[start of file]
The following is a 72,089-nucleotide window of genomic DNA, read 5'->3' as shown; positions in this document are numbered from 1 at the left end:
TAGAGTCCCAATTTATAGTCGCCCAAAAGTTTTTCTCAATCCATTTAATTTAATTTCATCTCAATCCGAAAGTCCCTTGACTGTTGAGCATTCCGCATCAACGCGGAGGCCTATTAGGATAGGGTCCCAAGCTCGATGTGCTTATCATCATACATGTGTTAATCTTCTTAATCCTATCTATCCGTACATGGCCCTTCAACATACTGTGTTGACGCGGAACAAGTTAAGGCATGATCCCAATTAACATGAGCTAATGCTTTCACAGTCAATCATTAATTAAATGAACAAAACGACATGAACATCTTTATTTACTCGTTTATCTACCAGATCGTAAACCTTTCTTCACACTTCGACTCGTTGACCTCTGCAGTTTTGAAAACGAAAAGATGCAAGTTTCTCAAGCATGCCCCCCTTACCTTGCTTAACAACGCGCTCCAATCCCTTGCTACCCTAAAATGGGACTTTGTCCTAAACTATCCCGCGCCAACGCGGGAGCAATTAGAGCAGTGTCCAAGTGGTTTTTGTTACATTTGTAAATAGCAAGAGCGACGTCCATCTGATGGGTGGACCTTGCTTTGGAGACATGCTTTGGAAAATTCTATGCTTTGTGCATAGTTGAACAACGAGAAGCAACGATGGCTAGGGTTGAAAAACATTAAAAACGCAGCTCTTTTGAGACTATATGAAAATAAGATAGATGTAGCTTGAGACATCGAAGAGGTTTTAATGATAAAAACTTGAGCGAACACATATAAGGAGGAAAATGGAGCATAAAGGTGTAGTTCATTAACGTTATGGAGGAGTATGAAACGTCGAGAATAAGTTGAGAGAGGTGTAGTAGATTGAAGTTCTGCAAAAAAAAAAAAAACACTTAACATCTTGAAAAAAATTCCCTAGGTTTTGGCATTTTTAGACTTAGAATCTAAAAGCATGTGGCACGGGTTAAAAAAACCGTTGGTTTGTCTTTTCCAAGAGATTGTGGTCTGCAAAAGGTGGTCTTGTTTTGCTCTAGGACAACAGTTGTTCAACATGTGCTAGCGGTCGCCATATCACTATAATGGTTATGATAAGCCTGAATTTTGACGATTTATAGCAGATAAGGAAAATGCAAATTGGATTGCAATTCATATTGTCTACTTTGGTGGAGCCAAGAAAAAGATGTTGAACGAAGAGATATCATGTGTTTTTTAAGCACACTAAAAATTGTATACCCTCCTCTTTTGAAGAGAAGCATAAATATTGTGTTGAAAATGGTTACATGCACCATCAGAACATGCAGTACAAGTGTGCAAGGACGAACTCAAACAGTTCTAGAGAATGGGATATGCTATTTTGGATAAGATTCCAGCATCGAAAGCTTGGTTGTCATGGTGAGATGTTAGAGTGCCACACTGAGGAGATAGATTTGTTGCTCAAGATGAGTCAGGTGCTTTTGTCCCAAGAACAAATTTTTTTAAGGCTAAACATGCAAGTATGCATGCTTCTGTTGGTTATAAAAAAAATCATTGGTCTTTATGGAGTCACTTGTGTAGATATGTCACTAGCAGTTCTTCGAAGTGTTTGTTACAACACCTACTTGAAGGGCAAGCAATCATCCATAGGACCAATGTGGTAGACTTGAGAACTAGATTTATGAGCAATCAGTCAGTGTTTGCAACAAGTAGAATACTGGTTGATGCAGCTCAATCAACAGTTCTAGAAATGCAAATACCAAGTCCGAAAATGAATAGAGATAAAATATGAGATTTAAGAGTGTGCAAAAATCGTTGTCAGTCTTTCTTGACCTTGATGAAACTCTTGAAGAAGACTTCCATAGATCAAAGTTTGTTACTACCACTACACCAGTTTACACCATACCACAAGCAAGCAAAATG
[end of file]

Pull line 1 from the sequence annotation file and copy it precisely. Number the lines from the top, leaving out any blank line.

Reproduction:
The following is a 72,089-nucleotide window of genomic DNA, read 5'->3' as shown; positions in this document are numbered from 1 at the left end: